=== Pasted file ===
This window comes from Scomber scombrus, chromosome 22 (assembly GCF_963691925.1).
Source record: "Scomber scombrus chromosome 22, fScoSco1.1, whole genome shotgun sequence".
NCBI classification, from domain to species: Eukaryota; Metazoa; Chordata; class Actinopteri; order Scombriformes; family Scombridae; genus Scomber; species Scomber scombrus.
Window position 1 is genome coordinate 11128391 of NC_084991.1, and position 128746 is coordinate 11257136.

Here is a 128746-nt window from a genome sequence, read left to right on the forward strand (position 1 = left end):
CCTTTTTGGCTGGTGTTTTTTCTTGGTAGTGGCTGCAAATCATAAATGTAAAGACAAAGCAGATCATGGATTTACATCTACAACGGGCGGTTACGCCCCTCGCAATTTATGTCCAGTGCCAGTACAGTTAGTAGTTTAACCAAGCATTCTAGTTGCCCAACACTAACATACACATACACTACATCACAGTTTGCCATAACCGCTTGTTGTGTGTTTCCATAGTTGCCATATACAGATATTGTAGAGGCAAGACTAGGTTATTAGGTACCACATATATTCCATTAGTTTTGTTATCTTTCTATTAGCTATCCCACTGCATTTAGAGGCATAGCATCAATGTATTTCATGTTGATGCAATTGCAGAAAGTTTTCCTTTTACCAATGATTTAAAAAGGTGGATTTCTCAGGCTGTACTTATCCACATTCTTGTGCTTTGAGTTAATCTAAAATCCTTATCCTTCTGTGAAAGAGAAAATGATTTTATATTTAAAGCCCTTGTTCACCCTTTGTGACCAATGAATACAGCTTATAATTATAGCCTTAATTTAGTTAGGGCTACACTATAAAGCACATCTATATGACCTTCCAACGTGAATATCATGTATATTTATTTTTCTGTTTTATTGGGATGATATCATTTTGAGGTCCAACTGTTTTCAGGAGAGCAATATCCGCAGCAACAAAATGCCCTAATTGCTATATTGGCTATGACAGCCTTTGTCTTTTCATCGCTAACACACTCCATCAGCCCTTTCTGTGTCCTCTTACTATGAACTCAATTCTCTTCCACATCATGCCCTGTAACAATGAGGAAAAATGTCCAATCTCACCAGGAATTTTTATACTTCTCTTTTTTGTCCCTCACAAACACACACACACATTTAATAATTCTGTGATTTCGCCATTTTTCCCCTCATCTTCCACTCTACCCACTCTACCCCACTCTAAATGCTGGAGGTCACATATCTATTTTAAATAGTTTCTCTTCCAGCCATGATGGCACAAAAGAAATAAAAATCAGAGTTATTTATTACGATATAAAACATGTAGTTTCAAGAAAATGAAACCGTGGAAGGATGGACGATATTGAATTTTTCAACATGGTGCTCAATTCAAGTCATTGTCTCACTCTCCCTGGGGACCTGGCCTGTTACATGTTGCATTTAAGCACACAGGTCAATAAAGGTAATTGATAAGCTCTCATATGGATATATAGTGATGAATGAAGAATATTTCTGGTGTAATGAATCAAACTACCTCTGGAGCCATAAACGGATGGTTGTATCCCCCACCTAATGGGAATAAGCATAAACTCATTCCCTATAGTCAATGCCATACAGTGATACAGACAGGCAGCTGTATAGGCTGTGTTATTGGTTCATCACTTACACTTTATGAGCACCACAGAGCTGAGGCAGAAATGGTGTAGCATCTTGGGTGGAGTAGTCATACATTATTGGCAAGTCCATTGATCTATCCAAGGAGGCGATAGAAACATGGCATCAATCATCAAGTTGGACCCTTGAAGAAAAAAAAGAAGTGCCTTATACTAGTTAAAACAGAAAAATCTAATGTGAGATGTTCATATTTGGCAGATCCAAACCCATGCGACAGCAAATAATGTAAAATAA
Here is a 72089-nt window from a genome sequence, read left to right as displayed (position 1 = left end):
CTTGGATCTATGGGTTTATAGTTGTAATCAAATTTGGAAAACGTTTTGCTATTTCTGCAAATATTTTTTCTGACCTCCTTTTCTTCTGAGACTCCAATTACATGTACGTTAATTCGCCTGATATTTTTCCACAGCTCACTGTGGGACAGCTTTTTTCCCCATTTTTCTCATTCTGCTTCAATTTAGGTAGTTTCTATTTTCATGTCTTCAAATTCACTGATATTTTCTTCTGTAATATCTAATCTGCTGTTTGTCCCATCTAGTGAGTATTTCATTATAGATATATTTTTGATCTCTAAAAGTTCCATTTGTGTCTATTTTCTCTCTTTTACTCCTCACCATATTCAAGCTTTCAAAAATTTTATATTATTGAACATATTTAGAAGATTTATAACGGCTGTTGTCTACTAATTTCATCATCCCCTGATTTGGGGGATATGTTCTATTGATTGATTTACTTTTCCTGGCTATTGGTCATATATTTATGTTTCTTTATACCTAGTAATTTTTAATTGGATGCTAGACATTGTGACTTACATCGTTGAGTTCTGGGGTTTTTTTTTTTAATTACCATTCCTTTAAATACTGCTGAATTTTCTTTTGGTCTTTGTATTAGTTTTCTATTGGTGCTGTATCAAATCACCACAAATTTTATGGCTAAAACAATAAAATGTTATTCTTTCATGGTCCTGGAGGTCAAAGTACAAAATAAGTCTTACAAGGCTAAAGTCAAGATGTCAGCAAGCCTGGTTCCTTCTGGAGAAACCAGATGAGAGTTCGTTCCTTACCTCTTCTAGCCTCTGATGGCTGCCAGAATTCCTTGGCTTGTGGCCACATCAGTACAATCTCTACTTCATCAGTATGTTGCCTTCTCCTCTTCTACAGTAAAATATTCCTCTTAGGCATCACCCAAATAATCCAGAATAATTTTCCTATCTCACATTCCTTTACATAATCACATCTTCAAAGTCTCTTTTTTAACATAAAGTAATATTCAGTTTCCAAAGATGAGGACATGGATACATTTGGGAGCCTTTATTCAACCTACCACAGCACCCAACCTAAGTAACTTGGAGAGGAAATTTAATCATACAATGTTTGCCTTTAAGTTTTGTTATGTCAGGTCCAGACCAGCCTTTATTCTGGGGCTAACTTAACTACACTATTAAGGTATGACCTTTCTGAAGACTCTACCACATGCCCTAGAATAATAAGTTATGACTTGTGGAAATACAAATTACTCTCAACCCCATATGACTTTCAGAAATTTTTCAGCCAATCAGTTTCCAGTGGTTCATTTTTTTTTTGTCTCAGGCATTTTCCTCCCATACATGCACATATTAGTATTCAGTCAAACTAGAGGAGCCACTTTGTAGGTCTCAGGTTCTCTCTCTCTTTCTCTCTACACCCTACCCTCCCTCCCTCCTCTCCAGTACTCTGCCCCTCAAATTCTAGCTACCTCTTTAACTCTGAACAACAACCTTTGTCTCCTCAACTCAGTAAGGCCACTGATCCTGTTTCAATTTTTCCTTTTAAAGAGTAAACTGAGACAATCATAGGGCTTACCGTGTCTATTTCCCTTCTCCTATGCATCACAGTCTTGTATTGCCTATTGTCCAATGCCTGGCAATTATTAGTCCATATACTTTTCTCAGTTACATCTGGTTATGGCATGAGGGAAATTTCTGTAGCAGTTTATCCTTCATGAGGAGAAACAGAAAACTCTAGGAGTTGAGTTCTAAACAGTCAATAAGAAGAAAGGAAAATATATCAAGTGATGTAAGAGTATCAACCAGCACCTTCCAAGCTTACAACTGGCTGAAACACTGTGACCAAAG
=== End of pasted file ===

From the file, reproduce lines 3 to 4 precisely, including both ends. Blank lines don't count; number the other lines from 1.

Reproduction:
NCBI classification, from domain to species: Eukaryota; Metazoa; Chordata; class Actinopteri; order Scombriformes; family Scombridae; genus Scomber; species Scomber scombrus.
Window position 1 is genome coordinate 11128391 of NC_084991.1, and position 128746 is coordinate 11257136.